Tim Griggs and Richard Herweynen
The river diversion is an important aspect to be considered in the design of a dam. It generally consists of an upstream cofferdam, river diversion conduit and downstream cofferdam and allows the dam to be constructed in a dry section of river.
This paper reviews the diversion design adopted at three recent Australian roller compacted concrete (RCC) dams and comments on the effectiveness of the design in providing risk mitigation during the construction of each of these dams. The dams considered are Paradise Dam (2005), Meander Dam (2007) and Wyaralong Dam (2011).
Rather than selecting an arbitrary design flood for the diversion, a risk-based assessment was used that generally resulted in a relatively low design capacity. Even though there were cases where the diversion capacity was exceeded, it is considered that the risk based design process provided an economical diversion design for these recent Australian dams.
Keywords: Diversion, roller compacted concrete dam, RCC.
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Krey Price, David Moore, John Palensky
Cold water pollution (CWP) occurs when dam releases draw from lower-temperature regions of a reservoir, potentially impacting fish survivability in downstream waterways. Declining fish populations along the Missouri River have prompted recent investigations into solutions for CWP prevention.
Fort Peck Dam is an 80-metre high, 7-kilometre long dam located along the Missouri River; completed in 1940, it is one of the world’s oldest and largest hydraulically filled earthen dams and is listed on the U.S. National Historic Register. Inflow temperatures to Fort Peck Reservoir are significantly warmer than the outflow temperatures through the dam during the months of March through August. A water temperature of 18°C has been identified as critical for spawning and recruitment of locally threatened fish species; however, downstream temperatures typically remain below 14°C during critical time periods. This difference is due to the current deep-water withdrawal from Fort Peck Reservoir.
Ten alternatives were proposed to increase the temperature of the discharge, and an options analysis narrowed the results to a single, preferred alternative that consisted of a flexible, submerged weir around the intake. This paper documents the design efforts undertaken for temperature control measures at Fort Peck Dam, including a description of the modelling methods, design criteria, and effectiveness of the submerged weir alternative.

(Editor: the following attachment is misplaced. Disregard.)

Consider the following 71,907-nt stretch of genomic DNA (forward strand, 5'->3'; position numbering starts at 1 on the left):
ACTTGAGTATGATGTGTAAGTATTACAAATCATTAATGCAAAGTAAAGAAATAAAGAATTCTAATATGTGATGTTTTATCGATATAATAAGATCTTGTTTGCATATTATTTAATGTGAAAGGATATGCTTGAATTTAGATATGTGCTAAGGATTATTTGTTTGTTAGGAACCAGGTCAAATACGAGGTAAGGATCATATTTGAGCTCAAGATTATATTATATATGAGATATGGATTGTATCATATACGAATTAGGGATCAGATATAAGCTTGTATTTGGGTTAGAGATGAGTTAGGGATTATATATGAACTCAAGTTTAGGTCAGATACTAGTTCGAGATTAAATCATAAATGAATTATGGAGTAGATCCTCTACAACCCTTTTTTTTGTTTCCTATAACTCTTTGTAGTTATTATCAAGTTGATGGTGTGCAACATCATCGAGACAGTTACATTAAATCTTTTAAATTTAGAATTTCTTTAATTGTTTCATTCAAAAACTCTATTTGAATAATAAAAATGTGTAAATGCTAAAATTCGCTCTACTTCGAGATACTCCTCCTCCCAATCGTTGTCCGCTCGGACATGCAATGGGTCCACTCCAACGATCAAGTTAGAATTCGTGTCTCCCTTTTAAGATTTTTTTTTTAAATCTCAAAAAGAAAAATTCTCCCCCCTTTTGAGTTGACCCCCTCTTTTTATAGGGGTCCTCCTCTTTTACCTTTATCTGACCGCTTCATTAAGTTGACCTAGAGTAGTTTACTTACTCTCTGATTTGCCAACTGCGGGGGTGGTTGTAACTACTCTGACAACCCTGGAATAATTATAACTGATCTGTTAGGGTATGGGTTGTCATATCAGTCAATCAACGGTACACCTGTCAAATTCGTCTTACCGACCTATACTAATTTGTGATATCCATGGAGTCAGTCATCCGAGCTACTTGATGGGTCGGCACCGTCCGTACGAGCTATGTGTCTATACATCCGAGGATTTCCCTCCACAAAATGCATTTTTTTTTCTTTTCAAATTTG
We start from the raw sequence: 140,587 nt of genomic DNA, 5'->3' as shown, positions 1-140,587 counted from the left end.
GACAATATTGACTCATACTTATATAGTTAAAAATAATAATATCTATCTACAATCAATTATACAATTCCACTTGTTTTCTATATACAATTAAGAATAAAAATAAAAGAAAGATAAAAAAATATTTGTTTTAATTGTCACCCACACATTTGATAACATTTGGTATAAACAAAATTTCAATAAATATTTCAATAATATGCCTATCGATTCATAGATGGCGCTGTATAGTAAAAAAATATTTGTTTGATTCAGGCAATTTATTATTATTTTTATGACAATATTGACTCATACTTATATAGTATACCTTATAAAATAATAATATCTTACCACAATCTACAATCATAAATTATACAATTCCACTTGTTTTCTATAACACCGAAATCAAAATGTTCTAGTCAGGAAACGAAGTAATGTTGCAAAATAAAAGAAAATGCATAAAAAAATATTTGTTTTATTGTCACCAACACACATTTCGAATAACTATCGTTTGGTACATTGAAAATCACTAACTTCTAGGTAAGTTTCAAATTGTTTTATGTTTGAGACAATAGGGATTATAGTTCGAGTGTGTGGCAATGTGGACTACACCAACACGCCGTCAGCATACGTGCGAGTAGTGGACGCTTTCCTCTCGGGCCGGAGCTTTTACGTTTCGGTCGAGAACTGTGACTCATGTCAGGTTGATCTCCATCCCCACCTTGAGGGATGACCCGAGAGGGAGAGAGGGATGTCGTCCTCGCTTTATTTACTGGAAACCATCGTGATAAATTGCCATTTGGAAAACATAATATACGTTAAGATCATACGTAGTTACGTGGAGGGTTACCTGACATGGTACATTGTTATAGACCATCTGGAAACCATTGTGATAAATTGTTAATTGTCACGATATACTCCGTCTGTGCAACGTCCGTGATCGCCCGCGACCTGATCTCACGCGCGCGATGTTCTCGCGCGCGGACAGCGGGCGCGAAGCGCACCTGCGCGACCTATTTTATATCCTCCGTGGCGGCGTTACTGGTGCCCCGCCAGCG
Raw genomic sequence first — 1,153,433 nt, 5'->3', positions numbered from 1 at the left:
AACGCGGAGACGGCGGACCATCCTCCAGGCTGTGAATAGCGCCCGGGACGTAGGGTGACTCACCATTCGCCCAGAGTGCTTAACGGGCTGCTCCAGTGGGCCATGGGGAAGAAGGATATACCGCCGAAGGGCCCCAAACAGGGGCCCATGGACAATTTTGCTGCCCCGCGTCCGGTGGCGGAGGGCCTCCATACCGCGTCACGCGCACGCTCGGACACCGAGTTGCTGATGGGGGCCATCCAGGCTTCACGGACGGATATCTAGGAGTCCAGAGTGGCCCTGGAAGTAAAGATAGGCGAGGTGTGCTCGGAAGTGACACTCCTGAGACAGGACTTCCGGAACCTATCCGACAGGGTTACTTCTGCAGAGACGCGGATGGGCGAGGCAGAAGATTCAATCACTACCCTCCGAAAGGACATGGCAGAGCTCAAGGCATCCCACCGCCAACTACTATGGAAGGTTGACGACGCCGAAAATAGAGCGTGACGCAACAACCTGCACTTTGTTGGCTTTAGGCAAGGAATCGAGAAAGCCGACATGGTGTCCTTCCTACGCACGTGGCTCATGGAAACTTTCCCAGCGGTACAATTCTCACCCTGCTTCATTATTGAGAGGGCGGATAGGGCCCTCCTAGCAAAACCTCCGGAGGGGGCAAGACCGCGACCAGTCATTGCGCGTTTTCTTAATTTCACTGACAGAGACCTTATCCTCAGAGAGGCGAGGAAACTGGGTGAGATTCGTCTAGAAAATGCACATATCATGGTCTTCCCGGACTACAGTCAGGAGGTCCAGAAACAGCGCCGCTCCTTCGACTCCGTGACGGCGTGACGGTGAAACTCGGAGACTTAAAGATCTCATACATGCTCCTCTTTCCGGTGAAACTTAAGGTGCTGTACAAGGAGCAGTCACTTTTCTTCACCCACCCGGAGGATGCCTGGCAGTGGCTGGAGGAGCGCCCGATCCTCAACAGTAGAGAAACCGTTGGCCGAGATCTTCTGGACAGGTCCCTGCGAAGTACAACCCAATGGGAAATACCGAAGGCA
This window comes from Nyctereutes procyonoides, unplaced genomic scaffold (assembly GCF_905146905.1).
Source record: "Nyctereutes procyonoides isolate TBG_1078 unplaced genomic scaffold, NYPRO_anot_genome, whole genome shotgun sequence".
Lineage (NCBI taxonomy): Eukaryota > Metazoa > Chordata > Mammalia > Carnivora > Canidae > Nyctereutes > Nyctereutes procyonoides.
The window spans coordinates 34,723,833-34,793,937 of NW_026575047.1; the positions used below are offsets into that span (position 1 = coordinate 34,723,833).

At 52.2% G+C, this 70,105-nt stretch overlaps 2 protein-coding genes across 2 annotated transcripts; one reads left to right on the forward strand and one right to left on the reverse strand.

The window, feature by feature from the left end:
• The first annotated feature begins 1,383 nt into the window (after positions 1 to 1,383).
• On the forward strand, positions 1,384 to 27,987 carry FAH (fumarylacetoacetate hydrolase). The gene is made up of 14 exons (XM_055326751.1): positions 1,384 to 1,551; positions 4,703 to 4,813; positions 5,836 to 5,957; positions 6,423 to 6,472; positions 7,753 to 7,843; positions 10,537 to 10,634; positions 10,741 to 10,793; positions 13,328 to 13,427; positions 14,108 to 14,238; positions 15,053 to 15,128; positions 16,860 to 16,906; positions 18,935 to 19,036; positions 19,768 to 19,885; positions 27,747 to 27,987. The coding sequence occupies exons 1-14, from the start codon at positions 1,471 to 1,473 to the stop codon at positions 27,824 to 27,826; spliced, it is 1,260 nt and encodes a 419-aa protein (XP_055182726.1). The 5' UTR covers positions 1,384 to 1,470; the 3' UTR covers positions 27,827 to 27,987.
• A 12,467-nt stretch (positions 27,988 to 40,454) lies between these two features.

The use of a submerged weir to increase discharge temperatures relies on the process of passing warmer water from the upper portion of the water column over the weir crest into the intake area, rather than drawing from the bottom of the reservoir. For reservoirs with fluctuating levels, such as those at Fort Peck Dam, a flexible curtain can be suspended a set distance from the water surface using a float system, with the bottom of the curtain anchored to the lake bottom with ballast and cables. The crest elevation is set relative to the thermocline; as the lake level fluctuates, the flexible curtain folds and unfolds in response.
The impacts of CWP are increasingly recognised as an environmental risk worldwide. This paper draws upon the results of similar, implemented projects around the world, including a comparison to cold water pollution prevention measures and costs that have been assessed by CSIRO for application to Australian reservoirs.
Keywords: Cold water pollution, reservoir stratification, thermocline, curtain, fish health
Richard R. Davidson, Nate Snorteland , Doug Boyer, John France
The US Army Corps of Engineers (USACE) has embarked upon a monumental journey in applying risk-informed decision making in the management of the safety of the 650 major dams for which it is responsible. This process has shifted safety criteria from fully deterministic to a probabilistic basis. There has also been a shift from de-centralized district-based decision-making to centralized management of resources through the new Risk Management Center (RMC) and the Senior Oversight Group (SOG), a group of senior engineers and managers from across the USACE organization. The risk process began about five years ago with a portfolio prioritisation using screening-level risk assessments of the entire dam inventory, culminating in Dam Safety Action Classifications (DSAC) for each of the dams. Based on this risk prioritisation, Issue Evaluation Studies (IES) were initiated for the highest risk DSAC I and II dams, with each study including detailed failure mode and risk analyses for each dam. Because the Corps was relatively new to dam safety risk analyses, and their dam design history was one of following codified manuals of practice, various risk tools were prepared to provide guidance when assessing the risk of potential static, seismic and flood failure modes, as well as life loss and economic consequences of dam failure. Although these tools provided useful guidance to a relative large population of inexperienced risk estimators, many of these early risk assessments were flawed; they provided unrealistically high estimates of failure probabilities and the tools did not help estimators understand or explain each failure mode. To assist the RMC in bringing more defensible risk estimates to the table and improve consistency of the evaluations, the Quality Control and Consistency (QCC) review process was initiated about two years ago. The QCC process provides high level review of IES activities, including detailed reviews of risk analyses, by a small group of experienced dam safety risk estimators. Not only has this brought risk estimates into a more reasonable range, it has provided valuable training for risk estimators, and important checks and balances on the risk-informed decision making process for moving dam safety upgrade projects forward. The justification for a number of very expensive projects has been challenged and, in some cases, re-prioritised, and other projects have risen to the prominence they deserve.